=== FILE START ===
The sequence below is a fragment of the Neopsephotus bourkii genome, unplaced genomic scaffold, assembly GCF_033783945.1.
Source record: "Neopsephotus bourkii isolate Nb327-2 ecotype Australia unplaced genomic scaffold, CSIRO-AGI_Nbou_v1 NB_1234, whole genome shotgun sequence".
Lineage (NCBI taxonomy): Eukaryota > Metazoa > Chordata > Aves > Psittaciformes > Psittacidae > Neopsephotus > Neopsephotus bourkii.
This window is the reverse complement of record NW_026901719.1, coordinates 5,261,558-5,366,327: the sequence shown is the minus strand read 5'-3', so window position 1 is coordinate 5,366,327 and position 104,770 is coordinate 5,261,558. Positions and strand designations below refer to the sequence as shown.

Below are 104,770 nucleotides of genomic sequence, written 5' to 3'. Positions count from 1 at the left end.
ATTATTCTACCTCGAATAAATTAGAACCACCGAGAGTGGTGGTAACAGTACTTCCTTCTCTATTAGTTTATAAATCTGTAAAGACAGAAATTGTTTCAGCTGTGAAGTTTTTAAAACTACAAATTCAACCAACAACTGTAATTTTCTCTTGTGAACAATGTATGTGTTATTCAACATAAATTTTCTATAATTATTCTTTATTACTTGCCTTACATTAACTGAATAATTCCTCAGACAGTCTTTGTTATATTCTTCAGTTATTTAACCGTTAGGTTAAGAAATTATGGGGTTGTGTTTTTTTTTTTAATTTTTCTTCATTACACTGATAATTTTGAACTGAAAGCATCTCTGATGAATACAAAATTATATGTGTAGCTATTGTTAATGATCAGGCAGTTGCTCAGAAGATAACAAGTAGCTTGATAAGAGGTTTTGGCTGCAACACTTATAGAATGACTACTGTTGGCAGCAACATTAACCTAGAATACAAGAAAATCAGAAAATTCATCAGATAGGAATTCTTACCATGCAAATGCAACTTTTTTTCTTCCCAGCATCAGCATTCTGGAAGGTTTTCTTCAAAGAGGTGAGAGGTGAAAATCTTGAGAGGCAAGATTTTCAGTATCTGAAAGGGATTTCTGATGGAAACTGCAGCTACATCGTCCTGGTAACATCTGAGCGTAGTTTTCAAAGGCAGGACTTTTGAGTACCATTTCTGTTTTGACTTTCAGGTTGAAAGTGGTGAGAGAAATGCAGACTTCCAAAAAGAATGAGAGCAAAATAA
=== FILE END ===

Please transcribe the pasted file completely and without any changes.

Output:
The sequence below is a fragment of the Neopsephotus bourkii genome, unplaced genomic scaffold, assembly GCF_033783945.1.
Source record: "Neopsephotus bourkii isolate Nb327-2 ecotype Australia unplaced genomic scaffold, CSIRO-AGI_Nbou_v1 NB_1234, whole genome shotgun sequence".
Lineage (NCBI taxonomy): Eukaryota > Metazoa > Chordata > Aves > Psittaciformes > Psittacidae > Neopsephotus > Neopsephotus bourkii.
This window is the reverse complement of record NW_026901719.1, coordinates 5,261,558-5,366,327: the sequence shown is the minus strand read 5'-3', so window position 1 is coordinate 5,366,327 and position 104,770 is coordinate 5,261,558. Positions and strand designations below refer to the sequence as shown.

Below are 104,770 nucleotides of genomic sequence, written 5' to 3'. Positions count from 1 at the left end.
ATTATTCTACCTCGAATAAATTAGAACCACCGAGAGTGGTGGTAACAGTACTTCCTTCTCTATTAGTTTATAAATCTGTAAAGACAGAAATTGTTTCAGCTGTGAAGTTTTTAAAACTACAAATTCAACCAACAACTGTAATTTTCTCTTGTGAACAATGTATGTGTTATTCAACATAAATTTTCTATAATTATTCTTTATTACTTGCCTTACATTAACTGAATAATTCCTCAGACAGTCTTTGTTATATTCTTCAGTTATTTAACCGTTAGGTTAAGAAATTATGGGGTTGTGTTTTTTTTTTTAATTTTTCTTCATTACACTGATAATTTTGAACTGAAAGCATCTCTGATGAATACAAAATTATATGTGTAGCTATTGTTAATGATCAGGCAGTTGCTCAGAAGATAACAAGTAGCTTGATAAGAGGTTTTGGCTGCAACACTTATAGAATGACTACTGTTGGCAGCAACATTAACCTAGAATACAAGAAAATCAGAAAATTCATCAGATAGGAATTCTTACCATGCAAATGCAACTTTTTTTCTTCCCAGCATCAGCATTCTGGAAGGTTTTCTTCAAAGAGGTGAGAGGTGAAAATCTTGAGAGGCAAGATTTTCAGTATCTGAAAGGGATTTCTGATGGAAACTGCAGCTACATCGTCCTGGTAACATCTGAGCGTAGTTTTCAAAGGCAGGACTTTTGAGTACCATTTCTGTTTTGACTTTCAGGTTGAAAGTGGTGAGAGAAATGCAGACTTCCAAAAAGAATGAGAGCAAAATAA